There have been several high profile incidents around the Olympic venues and throughout the capital in recent months, as laws are increased, terrorist alerts are raised to “severe” and the country comes under the biggest security operation since World War Two. As cases of photography restriction have hit the news, so more cases are coming to light, from architecture students being confronted by a group of private security officers to a photojournalist being jailed for seven days, accused for breaching a protest-ban injunction while documenting construction work for Games Monitor.
Bindmans partner, human rights and public law solicitor Chez Cotton and criminal law lawyer Laura Higgs will be discussing what our members are likely to face over the coming months – from terror laws and the imminent Protection of Freedom law, to private security and military personnel – and how we can be best prepared as the capital braces for the Diamond Jubilee and the London 2012 Olympic Games.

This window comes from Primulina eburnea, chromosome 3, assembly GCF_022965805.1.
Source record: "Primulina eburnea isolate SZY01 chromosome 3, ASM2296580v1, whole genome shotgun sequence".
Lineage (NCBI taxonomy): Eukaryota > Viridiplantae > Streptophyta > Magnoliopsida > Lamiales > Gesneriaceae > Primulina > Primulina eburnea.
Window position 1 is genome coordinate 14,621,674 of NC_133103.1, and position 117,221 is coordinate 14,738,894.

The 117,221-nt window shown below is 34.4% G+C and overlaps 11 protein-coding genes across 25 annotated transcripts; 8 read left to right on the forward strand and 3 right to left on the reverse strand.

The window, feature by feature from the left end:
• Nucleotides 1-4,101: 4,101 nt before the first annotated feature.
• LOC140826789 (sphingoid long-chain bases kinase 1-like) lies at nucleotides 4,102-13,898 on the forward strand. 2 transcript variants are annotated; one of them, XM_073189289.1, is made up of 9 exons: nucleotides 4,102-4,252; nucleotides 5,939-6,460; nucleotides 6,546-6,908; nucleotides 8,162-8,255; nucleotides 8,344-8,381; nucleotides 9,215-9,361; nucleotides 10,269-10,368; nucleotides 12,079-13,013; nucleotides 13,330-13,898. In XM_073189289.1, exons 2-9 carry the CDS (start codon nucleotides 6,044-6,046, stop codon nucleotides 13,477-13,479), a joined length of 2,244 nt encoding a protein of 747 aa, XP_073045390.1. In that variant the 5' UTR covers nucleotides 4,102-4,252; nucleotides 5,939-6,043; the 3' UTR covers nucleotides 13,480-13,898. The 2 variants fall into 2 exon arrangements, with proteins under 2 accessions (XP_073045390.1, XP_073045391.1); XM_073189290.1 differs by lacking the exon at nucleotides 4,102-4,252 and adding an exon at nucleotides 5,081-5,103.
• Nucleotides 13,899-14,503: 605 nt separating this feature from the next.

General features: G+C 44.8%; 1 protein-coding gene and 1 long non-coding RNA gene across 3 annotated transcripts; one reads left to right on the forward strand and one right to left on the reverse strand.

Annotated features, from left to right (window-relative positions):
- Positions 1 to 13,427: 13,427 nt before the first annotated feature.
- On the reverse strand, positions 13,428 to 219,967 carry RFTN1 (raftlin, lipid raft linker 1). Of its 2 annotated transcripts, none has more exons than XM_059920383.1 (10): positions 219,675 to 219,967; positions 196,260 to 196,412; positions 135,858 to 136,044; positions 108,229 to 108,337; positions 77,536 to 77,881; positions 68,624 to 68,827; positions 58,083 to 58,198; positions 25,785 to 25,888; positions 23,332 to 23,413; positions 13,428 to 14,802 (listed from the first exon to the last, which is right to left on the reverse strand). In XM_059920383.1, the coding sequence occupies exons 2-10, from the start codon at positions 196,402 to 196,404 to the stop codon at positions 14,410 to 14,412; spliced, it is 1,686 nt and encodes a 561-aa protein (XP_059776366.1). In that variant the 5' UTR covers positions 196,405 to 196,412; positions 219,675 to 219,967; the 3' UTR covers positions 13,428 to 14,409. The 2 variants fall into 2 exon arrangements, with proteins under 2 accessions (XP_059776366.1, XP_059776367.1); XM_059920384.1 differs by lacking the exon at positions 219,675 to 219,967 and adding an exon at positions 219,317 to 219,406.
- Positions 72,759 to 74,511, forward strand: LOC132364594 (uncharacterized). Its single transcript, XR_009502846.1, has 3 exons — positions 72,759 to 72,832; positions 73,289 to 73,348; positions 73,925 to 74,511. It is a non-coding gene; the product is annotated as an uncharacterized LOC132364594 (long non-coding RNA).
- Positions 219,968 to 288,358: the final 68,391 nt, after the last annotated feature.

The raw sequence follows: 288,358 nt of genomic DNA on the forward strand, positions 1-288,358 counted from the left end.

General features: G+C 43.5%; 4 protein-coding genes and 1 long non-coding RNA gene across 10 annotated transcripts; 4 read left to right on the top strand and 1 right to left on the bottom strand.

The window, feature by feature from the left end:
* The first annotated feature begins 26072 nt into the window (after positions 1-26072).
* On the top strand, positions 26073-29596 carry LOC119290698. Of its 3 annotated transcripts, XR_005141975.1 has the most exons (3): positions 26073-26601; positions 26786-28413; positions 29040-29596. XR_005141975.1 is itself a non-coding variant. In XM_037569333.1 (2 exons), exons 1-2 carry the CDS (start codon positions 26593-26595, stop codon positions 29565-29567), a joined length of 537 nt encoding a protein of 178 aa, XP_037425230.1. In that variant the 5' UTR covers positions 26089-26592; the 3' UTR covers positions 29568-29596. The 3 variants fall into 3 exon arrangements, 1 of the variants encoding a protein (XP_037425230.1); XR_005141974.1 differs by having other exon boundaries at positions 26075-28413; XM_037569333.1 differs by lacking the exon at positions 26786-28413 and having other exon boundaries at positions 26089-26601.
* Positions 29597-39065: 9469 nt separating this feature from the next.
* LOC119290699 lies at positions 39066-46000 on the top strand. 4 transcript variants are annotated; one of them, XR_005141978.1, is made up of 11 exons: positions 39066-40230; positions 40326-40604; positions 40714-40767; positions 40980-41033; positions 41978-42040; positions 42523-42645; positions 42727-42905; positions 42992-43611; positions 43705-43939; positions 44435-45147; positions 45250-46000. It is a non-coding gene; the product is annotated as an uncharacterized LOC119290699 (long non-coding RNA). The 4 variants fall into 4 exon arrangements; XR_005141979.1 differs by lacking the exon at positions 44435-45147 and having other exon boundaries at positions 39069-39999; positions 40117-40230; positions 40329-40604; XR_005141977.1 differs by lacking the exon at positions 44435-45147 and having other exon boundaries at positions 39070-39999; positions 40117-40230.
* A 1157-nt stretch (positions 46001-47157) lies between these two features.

Chez Cotton specialises in actions against the police and other detaining authorities, with particular expertise in complex cases involving assault, false imprisonment, malicious prosecution, discrimination (including disability) and claims under the Human Rights Act.
Laura Higgs specialises in serious crime and has a particular interest in cases which highlight human rights and political issues. She has recently acted for campaigners who have been prosecuted under the new Serious Organised Crime and Police Act 2005 for holding unauthorised protests in Parliament Square.